Hot pix absent at Berlin fest

Still seeking a new identity as prizes are awarded today, the Berlin film fest picked up somewhat toward the end with a couple of stronger competition offerings, most notably the U.S./Taiwan co-production “The Wedding Banquet.”

Still, general feeling among attendees was that the lineup had produced several interesting pix but nothing explosive, such as “Strictly Ballroom” or “Man Bites Dog” at Cannes last year.

“I was afraid my film would lose momentum with a Berlin launch,” said a top international producer/distrib of his new U.S. A-title. “This has become an art film festival for the critics. Europe really needs a strong commercial film festival,” he added, including Cannes in his criticism.

On this year’s showing, Berlin is still having problems getting glamour and status pix in its perennial headbutting with Cannes.

Most talk centered on the American entries, with “Love Field” reckoned by many to be the strongest of the competition quartet, and “Malcolm X” praised for its epic scope. “Hoffa,” trailing poor word-of-mouth from the U.S., also drew praise, especially for Jack Nicholson’s performance. Out of competition, “Used People” also met with approval.

“Hero,” unspooling in the Panorama section, scored high with Euro crix following a disappointing U.S. run.

Fox pix dominated the competition and sidebars as far as U.S. fare was concerned. As a majority of films in a major Cinemascope retro were supplied by Fox, it led to speculation that some sort of deal had been cut — an idea not altogether discredited by insiders at both Fox and the fest. A disproportionately large share of the distrib’s slate found a launchpad in Berlin this year as UIP, Col TriStar and WB were practically on the sidelines.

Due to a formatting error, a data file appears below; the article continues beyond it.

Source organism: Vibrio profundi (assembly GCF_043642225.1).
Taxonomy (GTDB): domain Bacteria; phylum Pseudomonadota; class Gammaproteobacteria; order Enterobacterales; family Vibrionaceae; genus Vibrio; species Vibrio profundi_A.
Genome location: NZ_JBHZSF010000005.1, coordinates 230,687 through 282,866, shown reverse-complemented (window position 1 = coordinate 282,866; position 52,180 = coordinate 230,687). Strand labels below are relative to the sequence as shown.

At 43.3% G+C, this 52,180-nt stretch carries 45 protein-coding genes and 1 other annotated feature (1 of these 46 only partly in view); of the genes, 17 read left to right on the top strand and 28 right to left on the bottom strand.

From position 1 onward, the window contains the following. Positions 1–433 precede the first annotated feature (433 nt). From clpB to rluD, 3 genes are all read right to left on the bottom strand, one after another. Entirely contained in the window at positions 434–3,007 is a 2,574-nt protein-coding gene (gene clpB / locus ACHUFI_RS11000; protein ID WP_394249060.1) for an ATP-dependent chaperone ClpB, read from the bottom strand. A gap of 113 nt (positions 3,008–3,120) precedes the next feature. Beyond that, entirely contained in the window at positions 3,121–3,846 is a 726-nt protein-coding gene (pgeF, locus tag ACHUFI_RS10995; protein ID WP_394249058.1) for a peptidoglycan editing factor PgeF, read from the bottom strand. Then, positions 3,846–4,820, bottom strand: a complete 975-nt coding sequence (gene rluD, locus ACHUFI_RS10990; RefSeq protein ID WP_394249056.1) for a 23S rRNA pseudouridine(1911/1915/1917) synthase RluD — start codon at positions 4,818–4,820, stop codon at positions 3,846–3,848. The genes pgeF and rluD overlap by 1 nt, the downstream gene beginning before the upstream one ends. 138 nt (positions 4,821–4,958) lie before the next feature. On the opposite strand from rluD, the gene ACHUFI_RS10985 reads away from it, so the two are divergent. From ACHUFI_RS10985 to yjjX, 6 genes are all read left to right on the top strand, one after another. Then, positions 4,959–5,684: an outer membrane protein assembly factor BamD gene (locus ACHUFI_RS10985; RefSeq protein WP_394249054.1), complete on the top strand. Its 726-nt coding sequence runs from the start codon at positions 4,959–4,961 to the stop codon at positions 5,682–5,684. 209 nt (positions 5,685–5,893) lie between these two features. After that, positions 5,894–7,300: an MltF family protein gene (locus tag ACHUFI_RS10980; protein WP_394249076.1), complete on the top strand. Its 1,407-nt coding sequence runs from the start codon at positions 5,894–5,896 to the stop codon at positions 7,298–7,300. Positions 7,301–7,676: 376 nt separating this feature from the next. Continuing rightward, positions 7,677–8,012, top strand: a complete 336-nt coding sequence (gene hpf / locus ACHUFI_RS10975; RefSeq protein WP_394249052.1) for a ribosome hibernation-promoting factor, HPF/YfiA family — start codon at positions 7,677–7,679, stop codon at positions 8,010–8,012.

Berlin has a history of supporting major studio pix with prizes and broad exposure to Euro auds, but gets less in return every year as stars and star helmers insist on staying far away.

Celebs were thin on the ground. Sole American A-listers making the trip were Danny DeVito (repping “Hoffa” and “Jack the Bear”) and Spike Lee with “Malcolm X.”

Non-U.S. fare was adjudged interesting at best, with few standouts. If there was a hit at Berlin, it was undoubtedly “The Wedding Banquet,” the undisputed winner of the concurrent EuropeanFilm Market. Prods James Shamus and Ted Hope received three morning phone calls from eager buyers, and were wrapping deals in all major territories on the last day of the fest. Six U.S. distribs were competing for the pic over the weekend.

Other titles generating some business were “The Cement Garden,””Die Denunziantin,””Samba Traore,””Belle Epoque” (another market success), “Sesame Oil-Making Woman” and “The Telegraphist” in competition, “El Mariachi” in the Panorama section and “Family Portrait” and “The Prodigal Son” in the Forum.

Country-wise, France and Italy were thinly repped. Italo competition pic “Diary of a Vice” by Marco Ferreri bombed. Scandi production was strongly led by “The Telegraphist” and fest sleeper “The Prodigal Son,” but the region with strongest overall turnout was East Asia, resurgent with a broad lineup from China, Taiwan, Hong Kong and Japan.

Two Hollywood vets who did come to town were Gregory Peck and Billy Wilder, former in town for a retro of his work, latter for a lifetime achievement award.

Peck announced his production company was busy raising $ 10 million for an American remake of “Wild Strawberries,””with Ingmar Bergman’s blessing.” It’s the first time Bergman has given a nod for a remake of one of his pix. Peck told Daily Variety that Canal Plus may supply significant financing for the project, which he hopes to put before the camera next summer.

Berlin’s market was dubbed a mild success, considering this year’s low production level, although the nine-day event was only really on its feet during the week.

Small U.S. arthouse distribs, such as NYC’s Zeitgeist and First Run, were enthusiastic about pix and buying.

Goldwyn’s Howard Cohen admitted to liking a few titles, but said that he would likely not return home with two titles as he did last year. Fine Line’s Bob Aaronson also wasn’t overly enthusiastic about offerings. Miramax’s David Linde said that it “only takes one hot picture,” but no “Strictly Ballrooms” were in sight.

Despite receiving two Academy Award nominations during the fest, Miramax had only one discreet screening of “Passion Fish” in Berlin, holding out for a bigger AFM launch. The Academy nod did have an immediate, positive effect on sales for Germany’s “Schtonk,” long on the market, and Belgium’s “Daens,” handled by Jeanine Seawell, also did well following the announcement.

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